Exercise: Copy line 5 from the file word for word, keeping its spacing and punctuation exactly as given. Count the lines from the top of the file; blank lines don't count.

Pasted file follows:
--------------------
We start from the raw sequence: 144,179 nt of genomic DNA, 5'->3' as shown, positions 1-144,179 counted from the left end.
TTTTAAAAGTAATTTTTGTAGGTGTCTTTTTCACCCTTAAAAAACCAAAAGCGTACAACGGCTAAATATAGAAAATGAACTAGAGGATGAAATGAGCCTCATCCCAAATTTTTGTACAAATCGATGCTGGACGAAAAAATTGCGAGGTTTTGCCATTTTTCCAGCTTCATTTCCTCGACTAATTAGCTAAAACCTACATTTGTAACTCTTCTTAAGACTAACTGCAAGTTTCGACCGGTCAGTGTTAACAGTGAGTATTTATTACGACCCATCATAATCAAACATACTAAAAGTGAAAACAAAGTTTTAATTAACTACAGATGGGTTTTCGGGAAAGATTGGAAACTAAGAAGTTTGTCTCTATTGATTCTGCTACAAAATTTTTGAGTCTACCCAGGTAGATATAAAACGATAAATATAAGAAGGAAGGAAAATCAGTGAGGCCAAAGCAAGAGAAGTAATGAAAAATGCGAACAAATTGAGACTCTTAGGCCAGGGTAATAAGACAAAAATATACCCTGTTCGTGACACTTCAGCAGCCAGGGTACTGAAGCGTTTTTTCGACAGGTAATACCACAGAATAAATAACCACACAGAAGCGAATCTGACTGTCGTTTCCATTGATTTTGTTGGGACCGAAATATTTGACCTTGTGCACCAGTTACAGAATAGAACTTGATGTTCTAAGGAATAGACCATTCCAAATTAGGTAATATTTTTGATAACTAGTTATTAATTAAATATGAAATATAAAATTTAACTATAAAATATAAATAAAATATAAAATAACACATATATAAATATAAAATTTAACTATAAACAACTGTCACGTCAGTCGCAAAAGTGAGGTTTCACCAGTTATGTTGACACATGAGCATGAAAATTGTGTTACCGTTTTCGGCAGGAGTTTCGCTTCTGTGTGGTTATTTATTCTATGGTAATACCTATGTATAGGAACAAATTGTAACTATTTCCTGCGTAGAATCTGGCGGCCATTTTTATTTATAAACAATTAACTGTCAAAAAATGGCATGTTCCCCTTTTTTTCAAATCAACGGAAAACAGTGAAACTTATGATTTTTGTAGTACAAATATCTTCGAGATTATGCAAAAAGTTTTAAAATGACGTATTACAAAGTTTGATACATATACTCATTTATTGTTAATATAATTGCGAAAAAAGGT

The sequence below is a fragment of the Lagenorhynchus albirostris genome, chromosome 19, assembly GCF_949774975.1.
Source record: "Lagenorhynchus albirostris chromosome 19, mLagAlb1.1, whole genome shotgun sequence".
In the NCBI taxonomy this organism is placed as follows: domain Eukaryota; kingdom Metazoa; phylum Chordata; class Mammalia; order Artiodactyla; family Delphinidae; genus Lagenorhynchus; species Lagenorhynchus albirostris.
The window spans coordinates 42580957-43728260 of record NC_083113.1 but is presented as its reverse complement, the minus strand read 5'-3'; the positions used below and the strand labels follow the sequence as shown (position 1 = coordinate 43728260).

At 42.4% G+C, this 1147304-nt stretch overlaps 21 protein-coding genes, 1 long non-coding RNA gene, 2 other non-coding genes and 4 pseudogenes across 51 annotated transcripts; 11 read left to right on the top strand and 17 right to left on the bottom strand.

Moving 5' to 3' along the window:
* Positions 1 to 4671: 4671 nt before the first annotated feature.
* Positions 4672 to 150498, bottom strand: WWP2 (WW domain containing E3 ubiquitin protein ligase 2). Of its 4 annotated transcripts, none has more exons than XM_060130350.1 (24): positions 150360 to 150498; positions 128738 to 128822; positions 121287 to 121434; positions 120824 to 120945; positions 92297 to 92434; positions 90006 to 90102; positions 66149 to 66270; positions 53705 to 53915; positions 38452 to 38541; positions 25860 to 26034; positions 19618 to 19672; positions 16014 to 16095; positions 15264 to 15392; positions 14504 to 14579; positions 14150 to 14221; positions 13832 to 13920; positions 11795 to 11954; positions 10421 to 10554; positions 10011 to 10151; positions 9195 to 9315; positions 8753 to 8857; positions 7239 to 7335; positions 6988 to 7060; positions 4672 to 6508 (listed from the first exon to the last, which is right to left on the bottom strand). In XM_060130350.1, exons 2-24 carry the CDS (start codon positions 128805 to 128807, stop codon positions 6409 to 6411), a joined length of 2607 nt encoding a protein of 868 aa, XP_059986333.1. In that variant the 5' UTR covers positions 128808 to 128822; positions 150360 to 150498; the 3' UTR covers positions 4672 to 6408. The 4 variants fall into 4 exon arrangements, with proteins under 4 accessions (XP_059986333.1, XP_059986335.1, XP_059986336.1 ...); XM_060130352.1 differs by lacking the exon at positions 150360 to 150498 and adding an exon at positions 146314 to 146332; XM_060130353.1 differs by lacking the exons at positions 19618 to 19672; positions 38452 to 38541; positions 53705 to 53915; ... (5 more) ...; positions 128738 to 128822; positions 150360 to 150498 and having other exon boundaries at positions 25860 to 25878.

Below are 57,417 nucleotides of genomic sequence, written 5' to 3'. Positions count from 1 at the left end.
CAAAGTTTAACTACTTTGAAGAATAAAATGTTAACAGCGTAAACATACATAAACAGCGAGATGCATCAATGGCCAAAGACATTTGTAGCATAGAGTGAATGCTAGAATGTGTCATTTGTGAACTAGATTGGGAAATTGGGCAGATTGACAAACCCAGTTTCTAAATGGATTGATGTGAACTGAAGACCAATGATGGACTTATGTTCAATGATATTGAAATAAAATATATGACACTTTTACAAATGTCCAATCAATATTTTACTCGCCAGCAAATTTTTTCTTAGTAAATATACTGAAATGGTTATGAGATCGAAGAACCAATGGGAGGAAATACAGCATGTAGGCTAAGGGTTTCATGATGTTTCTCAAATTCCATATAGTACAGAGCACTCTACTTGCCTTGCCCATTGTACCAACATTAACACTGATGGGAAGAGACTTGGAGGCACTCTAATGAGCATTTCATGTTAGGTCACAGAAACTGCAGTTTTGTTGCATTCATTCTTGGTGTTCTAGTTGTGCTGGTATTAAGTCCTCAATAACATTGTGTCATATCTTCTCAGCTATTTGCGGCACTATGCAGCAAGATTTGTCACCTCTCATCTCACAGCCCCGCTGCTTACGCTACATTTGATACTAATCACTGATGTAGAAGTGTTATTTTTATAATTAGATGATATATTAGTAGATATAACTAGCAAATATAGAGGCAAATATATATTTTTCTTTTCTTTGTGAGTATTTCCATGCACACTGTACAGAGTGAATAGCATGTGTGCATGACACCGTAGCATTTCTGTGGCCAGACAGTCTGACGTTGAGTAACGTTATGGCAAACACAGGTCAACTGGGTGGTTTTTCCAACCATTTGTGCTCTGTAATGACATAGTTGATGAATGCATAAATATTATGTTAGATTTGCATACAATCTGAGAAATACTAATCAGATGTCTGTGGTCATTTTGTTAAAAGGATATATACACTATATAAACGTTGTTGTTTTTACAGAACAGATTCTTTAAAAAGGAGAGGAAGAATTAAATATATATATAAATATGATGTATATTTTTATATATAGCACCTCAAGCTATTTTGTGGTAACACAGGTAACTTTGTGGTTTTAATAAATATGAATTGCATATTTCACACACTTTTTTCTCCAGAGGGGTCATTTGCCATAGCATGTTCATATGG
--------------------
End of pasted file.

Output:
In the NCBI taxonomy this organism is placed as follows: domain Eukaryota; kingdom Metazoa; phylum Chordata; class Mammalia; order Artiodactyla; family Delphinidae; genus Lagenorhynchus; species Lagenorhynchus albirostris.